Pe'Shon might be the emotional successor to Greivis Vasquez—for better or worse.
Howard, a Los Angeles native, may have a little more of the playground in him than some of Maryland's other new arrivals. He's flamboyant, he loves to play off the dribble and in transition, and his passing can be brilliant.
Perhaps most reminiscent of Vasquez, however, is his outstanding court vision, which really helps on those no-looks.
Again, like Vasquez, Howard sometimes chooses the flashier—and more difficult—play over the one with the best chance of actually working. You take the good with the bad, I suppose. At 6'2" and 195, he has just decent size; his speed and quickness are also on the good-not-great side.
Howard himself seems aware of—and receptive to—the Vasquez comparisons. After all, he picked Greev's old No. 21 soon after arriving in College Park. Not exactly a proclamation to stay under the radar.
Bottom line: Like Stoglin, Howard is a combo guard who leans toward the one and as such could see a lot of the floor this season given Maryland's dearth at point guard.
(For all the Pe'Shon Howard news you can handle, visit us here.)
6. Mychal Parker
And now for my favorite new Terp of 2010-2011.
Mychal Parker is a buttery smooth basketball player. Silky and athletic, but nasty at the rim: the classic ACC wingman. He's one of those guys your eyes just naturally follow around the court.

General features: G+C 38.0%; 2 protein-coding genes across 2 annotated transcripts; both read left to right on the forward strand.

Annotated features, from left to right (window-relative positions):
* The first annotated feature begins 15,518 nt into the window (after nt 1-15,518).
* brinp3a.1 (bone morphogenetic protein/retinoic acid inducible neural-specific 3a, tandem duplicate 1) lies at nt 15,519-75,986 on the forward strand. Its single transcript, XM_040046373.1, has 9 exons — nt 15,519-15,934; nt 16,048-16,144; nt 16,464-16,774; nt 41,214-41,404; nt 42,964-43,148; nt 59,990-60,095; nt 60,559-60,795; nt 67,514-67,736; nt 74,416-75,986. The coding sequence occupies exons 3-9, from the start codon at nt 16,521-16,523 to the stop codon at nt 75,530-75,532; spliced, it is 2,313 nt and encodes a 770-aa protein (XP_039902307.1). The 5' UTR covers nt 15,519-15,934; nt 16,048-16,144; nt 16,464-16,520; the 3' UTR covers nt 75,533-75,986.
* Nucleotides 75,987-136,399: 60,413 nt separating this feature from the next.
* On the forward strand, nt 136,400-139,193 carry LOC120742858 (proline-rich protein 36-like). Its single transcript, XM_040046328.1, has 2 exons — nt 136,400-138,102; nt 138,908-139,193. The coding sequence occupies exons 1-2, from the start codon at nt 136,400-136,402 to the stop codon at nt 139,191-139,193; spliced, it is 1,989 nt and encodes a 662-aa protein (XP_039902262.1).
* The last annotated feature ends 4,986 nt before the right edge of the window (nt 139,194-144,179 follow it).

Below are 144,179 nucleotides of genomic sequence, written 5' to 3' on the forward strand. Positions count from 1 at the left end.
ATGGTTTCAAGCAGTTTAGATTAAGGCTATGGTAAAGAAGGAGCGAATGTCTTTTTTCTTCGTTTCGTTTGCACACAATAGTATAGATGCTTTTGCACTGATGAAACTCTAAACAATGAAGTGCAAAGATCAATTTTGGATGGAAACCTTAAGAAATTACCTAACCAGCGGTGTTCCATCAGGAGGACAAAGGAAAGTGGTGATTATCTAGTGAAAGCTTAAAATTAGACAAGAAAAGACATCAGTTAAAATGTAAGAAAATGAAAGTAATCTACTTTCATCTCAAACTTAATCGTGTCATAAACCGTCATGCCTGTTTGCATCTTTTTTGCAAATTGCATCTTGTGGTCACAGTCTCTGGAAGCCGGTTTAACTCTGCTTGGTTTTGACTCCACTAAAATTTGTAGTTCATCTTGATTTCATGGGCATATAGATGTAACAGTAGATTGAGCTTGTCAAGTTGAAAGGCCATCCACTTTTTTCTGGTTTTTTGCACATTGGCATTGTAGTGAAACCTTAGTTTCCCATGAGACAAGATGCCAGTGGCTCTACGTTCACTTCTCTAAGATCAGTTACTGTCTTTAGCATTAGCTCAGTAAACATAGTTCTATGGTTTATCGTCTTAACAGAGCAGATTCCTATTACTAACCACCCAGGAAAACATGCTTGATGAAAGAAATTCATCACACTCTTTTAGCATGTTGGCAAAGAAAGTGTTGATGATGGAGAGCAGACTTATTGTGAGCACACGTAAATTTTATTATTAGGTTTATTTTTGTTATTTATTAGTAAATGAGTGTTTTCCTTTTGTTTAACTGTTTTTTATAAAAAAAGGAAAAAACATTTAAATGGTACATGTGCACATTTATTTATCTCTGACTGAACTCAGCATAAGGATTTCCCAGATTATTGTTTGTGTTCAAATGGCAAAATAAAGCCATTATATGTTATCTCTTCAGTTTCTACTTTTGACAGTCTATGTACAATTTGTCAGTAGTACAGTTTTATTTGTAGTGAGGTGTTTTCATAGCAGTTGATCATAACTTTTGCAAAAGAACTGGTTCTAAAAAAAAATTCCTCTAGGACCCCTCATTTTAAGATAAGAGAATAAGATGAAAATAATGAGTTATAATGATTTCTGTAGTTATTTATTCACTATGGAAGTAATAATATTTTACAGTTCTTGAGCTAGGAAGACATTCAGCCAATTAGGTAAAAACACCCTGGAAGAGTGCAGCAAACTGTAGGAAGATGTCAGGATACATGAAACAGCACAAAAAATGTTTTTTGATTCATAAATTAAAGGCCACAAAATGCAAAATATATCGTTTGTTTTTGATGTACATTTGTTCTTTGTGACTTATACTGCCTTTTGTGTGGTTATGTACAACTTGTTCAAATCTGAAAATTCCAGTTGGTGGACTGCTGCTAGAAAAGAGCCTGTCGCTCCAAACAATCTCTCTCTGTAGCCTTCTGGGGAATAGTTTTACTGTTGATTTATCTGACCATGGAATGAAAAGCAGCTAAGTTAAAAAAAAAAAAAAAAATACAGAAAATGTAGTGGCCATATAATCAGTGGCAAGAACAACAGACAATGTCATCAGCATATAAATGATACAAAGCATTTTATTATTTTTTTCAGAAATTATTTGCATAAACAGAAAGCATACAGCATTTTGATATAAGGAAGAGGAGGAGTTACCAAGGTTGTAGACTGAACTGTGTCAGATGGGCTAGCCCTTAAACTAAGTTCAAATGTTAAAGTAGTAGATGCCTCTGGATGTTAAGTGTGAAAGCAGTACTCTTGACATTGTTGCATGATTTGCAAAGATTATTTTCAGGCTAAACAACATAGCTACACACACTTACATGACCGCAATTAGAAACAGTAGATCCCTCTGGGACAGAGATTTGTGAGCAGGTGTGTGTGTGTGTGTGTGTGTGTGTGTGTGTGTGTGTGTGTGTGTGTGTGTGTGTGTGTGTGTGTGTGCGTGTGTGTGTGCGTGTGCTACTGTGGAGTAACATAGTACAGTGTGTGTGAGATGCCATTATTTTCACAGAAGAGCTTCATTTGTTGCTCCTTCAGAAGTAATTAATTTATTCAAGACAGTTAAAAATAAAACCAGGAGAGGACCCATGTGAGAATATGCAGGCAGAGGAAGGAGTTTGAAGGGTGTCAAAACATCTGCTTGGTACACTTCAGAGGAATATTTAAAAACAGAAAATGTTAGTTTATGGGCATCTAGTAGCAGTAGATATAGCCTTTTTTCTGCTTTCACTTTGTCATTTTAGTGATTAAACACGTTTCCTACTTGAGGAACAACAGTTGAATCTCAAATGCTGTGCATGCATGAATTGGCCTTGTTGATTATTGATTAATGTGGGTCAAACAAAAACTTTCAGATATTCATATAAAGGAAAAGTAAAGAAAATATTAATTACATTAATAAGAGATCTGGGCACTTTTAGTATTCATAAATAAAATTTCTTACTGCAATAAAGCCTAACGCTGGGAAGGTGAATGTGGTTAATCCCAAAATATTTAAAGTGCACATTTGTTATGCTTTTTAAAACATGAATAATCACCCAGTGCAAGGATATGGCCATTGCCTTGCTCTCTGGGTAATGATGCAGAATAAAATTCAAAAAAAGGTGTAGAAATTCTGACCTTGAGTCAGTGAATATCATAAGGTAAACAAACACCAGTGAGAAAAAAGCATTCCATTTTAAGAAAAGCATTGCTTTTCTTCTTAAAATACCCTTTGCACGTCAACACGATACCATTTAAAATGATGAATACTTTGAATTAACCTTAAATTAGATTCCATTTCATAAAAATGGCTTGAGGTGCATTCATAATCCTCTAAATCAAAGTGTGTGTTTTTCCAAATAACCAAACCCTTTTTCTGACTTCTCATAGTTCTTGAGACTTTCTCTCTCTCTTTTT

He is listed as a small forward, but the 6'6", 195-pound Parker can also play the two. He averaged 21 points, 6.5 rebounds and four assists his senior year of high school, so he can definitely fill the stat sheet.
Mychal has a nice jumper, but his real strength is getting to the basket, where he can most definitely finish it.
Others have compared him to LaRon Profit or Landon Milbourne, but I don't see it. So I'll just think of him as the first Mychal Parker. However, one somewhat troubling trait he seems to share with Milbourne is the tendency for his competitive fire to flicker at times during the action.
Though he may have the most all-around talent of the new arrivals, he may not be the first to see substantial playing time, given that Sean Mosley, Adrian Bowie and Cliff Tucker are entrenched in front of him. But if his number is called, I believe Parker has as much of an ability as any of the new arrivals to come in and contribute right away.
(For all the Mychal Parker news that's fit to print, now and throughout the college basketball season, visit Shell Games by clicking here.)